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Crushpad Wines

Anyone have any experience making, or even tasting, wines from the Crushpad "custom crush" facility? When I first read about this, it sounded like just a pricey gimmick for people with too much money, but not enough to go out and buy their own vineyard or winery.

I took a look at their website, and the list of vineyards from which they procure grapes is pretty darn impressive - Alder Springs, Brosseau, Wentzel, Kiona, Klipsun, To Kalon, Eaglepoint Ranch, Stolpman, Teldeschi ...

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  1. Several of the highly regarded Pinot Noirs that I buy on allocation are from vinters who started out at Crushpad. Loring, Dain, AP Vin, etc. While the quality of wine depends so much on the winemaker, don't think that there isn't great wine being made there.

    1. I think exploring wine blending is really the next step in understanding the individual nuances of various terroirs and varietals. I went to a wine blending seminar given at a local wine shop--really cool to talk with the winemaker and learn about how he puts his blends together. I've looked into Crushpad, but thought it was just too expensive and too large of quantities. Something like this wine blending kit looks like a more reasonable start to me before I invest in the full Crushpad experience: http://wineshop.justgrapes.net/istar....

      1. I haven't personally tasted anything produced from CrushPad, but I've talked to a few people who are currently making wines and I've talked to and received more details information from one of the CrushPad account managers (Dave).

        My goal (along with a group of friends/investors) for this year is to make a small batch of CA syrah. Preferably, I would like to have one of my winemaker friends act as a "consultant" so a) I will have sound advice and b) quality vineyards will actually sell little ol' me grapes.

        However, although Crushpad is somewhat pricey and isn't local enough for me, it's my second choice if my first plan does not work out. It's a great concept and you can truly be as active in the process as you choose. If you live in San Fran area, that's ideal; unfortunately, they have no plans to open a facility in the LA area.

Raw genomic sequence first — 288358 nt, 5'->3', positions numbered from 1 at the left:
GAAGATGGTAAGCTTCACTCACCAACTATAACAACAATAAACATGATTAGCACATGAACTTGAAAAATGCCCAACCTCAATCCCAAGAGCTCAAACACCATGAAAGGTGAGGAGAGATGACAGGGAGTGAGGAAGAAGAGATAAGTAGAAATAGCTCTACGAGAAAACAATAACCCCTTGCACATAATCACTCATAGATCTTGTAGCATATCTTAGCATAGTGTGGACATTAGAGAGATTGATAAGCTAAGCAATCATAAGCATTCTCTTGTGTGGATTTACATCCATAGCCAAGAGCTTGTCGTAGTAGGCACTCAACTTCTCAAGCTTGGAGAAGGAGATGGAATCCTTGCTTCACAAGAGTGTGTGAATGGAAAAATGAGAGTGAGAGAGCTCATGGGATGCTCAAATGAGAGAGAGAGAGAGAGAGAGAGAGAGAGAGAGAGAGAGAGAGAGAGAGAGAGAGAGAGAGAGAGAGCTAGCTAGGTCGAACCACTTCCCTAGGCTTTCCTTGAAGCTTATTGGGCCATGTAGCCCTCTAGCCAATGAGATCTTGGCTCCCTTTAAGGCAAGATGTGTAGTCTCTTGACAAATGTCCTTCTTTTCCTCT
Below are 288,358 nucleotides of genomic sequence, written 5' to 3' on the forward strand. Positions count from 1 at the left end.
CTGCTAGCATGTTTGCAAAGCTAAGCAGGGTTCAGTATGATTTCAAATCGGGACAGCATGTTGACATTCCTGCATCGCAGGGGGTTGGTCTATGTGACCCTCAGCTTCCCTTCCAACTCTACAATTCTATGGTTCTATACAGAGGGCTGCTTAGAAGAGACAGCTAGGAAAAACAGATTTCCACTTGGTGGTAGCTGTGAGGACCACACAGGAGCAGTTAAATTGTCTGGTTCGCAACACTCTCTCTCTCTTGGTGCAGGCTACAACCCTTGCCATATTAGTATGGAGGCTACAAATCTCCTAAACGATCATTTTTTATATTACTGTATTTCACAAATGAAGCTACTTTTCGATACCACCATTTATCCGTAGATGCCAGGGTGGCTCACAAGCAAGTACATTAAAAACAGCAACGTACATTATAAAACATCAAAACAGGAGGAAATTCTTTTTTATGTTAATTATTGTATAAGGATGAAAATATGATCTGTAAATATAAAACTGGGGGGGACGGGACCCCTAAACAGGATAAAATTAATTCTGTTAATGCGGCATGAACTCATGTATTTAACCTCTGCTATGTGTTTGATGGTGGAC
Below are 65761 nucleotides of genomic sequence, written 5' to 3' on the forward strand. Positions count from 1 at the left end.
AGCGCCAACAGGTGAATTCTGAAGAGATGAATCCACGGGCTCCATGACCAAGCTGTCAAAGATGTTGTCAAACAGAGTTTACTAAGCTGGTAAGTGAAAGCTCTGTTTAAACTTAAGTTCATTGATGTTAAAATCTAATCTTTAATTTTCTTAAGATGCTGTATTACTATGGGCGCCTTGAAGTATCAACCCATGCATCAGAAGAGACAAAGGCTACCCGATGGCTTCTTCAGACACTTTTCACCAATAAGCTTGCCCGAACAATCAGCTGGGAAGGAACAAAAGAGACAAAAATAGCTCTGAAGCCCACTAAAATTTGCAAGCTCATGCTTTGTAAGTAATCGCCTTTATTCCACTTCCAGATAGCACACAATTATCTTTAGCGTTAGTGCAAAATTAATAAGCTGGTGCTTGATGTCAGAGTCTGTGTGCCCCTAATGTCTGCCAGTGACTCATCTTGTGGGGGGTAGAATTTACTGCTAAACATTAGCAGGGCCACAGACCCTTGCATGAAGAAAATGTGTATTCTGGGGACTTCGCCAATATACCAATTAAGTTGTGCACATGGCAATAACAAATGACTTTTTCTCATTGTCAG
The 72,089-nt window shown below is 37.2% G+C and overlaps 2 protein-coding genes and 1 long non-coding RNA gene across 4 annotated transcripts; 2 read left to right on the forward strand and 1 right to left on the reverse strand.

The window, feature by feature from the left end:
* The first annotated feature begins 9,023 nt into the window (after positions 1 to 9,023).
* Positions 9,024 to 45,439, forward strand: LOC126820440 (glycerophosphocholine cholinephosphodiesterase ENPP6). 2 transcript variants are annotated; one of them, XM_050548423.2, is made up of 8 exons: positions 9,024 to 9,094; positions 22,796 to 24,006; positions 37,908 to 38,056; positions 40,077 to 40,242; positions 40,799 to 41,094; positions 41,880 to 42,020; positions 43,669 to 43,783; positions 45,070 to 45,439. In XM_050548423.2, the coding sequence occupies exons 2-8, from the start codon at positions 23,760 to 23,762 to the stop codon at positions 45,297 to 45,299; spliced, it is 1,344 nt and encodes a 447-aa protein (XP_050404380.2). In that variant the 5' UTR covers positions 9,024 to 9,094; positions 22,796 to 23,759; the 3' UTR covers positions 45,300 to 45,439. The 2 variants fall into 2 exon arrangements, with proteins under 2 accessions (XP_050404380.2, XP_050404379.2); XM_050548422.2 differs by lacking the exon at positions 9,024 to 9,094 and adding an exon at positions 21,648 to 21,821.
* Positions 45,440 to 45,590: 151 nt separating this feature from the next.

2 Replies
        1. re: vinosnob

          They are opening a facility in Bordeaux, of all places, so the wine made there can be called Bordeaux.
          I went to a wine tasting and ran into one of the winemakers. Seemed pretty knowledgeable. They buy the grapes and I think you're stuck with the grapes they buy. I think part of what you're paying for is their knowledge of wine making.

          1. re: SteveTimko

            How was the wine? That's the main point. I'd imagine that having to deal with so many batches of wine and interacting with so many different people their skills must be quite well honed

        2. The Cellar Rat has been doing a series for over a year now following his winemaking experience at Crushpad. It starts (sorta) here: http://www.cellarrat.org/archives/200...

          and is ongoing.

          1. Well, I understand that it is a great experience and that they are building a facility in the Northwest and then in New York. From what they say the final per-bottle cost should be competitive ( about $ 15,00/20,00) with wines of comparable quality.
            We really should find someone who's worked with them and can relay more precise info

            1. One of the problems in working with a custom-crush facility is that fermentation tanks
              are on a tight schedule -- and that means a fermentation has to happen quickly. Fast fermentations generally are a bad thing -- the grapes don't have a long soak, and generally are done at higher temperatures -- not a cold soak -- and long, cold soaks are what produce great flavor. Custom-crush operations gallop the fermentations along, and the wine is robbed of potential. The exception is if you are willing to pay for extra soak time, or if you are a winemaker with some sway.